Yes, the first two weeks of breastfeeding can be hard work, but it won’t be like that forever! Because a newborn may require feeding every 2 to 3 hours, most new moms won’t have time or energy for much more. Those first 3 to 5 days are a critical period to develop a good milk supply, so make sure the breasts get frequent stimulation and emptying from feeding or pumping. If your baby is having lots of dirty diapers, this tells you that breastfeeding is going well.
A new mother’s only jobs should be to eat, sleep and breastfeed. Before delivery, the mother’s family and support group should assume all the other household duties so the mother can focus on feeding and making milk for her baby.
If you’re separated from your baby, pump early and pump often! Pump within the first hour of your child’s birth and pump every 2 to 3 hours for 8 or more pumping sessions in a 24-hour period. It’s worth investing in a hospital grade pump rental to make this easier and to ensure a great milk supply. Pump rental is less expensive than formula.
There are a few situations in which breastfeeding is not recommended: a mother who has HIV, being treated for cancer with chemotherapy or radiation, or using illegal substances. Although most medications are safe for breastfeeding, check with your doctor. Also, a mother who had a mastectomy cannot make milk for her child, and one who had breast reduction or augmentation may not be able to produce a complete milk supply. An option for these mothers is to seek human milk from other sources after considering risks. Follow professional recommendations and don’t buy milk on the Internet!
If you’re having pain while breastfeeding, get help! In over 90% of cases, pain is caused by the baby not being attached properly to the breast. Have a health care professional observe you breastfeeding to make sure your baby is latched properly.
If your doctor is concerned with your baby’s weight loss after birth or that your baby is not gaining weight quickly enough, it may be recommended that you supplement your baby with formula. If so, it’s important to start pumping with a high-quality breast pump to make sure you develop and maintain a full milk supply. The first two weeks are critical to establish a robust milk supply.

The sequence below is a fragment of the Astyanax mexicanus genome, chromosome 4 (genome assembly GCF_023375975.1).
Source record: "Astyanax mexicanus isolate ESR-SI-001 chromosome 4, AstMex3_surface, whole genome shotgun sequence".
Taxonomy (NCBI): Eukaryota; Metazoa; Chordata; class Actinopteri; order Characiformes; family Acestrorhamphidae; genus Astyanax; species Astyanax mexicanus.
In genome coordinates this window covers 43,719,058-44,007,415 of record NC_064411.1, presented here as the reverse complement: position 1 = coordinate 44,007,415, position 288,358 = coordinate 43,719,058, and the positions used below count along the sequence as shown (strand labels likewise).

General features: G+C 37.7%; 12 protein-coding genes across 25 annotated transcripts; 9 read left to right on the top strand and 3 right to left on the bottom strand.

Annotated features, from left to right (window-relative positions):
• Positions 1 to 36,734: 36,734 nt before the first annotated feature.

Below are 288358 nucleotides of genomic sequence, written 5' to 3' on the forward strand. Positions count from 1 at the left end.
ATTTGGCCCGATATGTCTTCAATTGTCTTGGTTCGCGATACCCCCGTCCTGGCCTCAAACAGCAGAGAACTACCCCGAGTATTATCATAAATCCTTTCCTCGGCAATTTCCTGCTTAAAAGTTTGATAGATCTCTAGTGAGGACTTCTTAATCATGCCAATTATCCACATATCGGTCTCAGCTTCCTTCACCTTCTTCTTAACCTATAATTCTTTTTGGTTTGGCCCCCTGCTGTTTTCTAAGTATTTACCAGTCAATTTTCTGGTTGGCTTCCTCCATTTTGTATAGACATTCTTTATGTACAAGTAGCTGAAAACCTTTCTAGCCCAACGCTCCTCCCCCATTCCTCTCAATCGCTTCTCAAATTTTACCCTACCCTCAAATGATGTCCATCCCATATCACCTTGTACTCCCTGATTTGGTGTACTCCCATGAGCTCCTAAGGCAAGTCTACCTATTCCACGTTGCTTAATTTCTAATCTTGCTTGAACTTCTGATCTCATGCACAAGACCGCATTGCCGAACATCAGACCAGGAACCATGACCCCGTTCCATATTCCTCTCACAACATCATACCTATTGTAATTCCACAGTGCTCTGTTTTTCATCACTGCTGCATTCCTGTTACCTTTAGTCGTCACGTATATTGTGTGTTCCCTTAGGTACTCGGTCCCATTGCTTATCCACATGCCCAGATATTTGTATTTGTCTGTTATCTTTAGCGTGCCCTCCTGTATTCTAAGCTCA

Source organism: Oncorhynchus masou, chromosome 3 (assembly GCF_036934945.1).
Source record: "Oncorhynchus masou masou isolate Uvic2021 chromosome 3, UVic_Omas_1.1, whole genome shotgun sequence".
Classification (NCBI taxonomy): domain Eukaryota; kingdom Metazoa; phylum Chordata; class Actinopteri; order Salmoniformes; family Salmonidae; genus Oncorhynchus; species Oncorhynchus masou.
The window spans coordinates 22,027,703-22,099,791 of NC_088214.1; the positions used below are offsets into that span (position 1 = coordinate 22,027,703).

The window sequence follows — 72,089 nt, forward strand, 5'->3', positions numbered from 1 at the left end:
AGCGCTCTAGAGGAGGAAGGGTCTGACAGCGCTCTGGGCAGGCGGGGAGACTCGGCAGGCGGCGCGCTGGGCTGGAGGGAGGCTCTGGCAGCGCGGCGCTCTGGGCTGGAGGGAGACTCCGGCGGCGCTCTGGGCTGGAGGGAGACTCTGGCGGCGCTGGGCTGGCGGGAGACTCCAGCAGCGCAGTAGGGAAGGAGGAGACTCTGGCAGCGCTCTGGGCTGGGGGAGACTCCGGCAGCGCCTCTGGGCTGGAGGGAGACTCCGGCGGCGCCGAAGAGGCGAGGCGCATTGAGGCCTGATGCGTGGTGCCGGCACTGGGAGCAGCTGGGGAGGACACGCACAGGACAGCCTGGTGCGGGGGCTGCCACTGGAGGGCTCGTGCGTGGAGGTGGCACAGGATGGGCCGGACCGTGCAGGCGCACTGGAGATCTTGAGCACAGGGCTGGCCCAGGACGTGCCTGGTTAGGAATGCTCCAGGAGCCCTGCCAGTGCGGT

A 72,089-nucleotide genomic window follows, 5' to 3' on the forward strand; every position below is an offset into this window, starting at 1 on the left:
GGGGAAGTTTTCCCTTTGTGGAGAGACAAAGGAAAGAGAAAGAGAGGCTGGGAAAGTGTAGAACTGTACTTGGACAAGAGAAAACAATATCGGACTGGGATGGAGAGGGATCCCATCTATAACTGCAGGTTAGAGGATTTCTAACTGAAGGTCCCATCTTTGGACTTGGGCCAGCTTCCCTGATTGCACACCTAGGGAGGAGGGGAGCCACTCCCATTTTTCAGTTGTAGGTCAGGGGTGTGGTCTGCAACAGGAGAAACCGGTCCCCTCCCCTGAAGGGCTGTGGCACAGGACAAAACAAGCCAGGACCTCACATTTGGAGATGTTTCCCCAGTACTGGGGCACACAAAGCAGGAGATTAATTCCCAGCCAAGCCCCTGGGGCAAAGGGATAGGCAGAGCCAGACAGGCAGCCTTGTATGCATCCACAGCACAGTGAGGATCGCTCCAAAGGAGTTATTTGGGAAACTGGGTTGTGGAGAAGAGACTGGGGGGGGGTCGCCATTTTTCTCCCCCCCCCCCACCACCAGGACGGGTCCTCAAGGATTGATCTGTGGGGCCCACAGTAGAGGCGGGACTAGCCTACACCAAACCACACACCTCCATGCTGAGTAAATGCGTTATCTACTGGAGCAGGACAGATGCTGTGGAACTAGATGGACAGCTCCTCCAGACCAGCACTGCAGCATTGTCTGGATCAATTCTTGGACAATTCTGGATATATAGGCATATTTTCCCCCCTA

Although not that common, a breastfeeding mom can develop mastitis, so it is important to be aware of the symptoms. If you develop a high fever, your breast is red and painful to the touch, and you feel like you have the flu, call your health care provider.
Find out if your insurance covers home visits from a lactation professional. Or contact a breastfeeding peer counselor, or go to a local breastfeeding support group. Moms who hang out with other breastfeeding moms are more likely to keep breastfeeding. Plus, you make new friends while learning from one another.
For more resources, there’s a National Breastfeeding Helpline (800-994-9662) and helpful website at WomensHealth.gov/Breastfeeding.
Breastfeeding may not always be easy, and it may not initially feel natural. Mothers and their families should understand how important it is to make this early investment in breastfeeding and seek help if they run into challenges.
Diane L. Spatz, Ph.D., RN-Board Certified, Fellow in the American Academy of Nursing, is a professor of Perinatal Nursing and Helen M. Shearer Professor of Nutrition at the University of Pennsylvania School of Nursing and researcher in the Lactation Program at the Children’s Hospital of Philadelphia. She received her degrees from the University of Pennsylvania School of Nursing and is the recipient of numerous awards including being an “Edge Runner” of the American Academy of Nursing.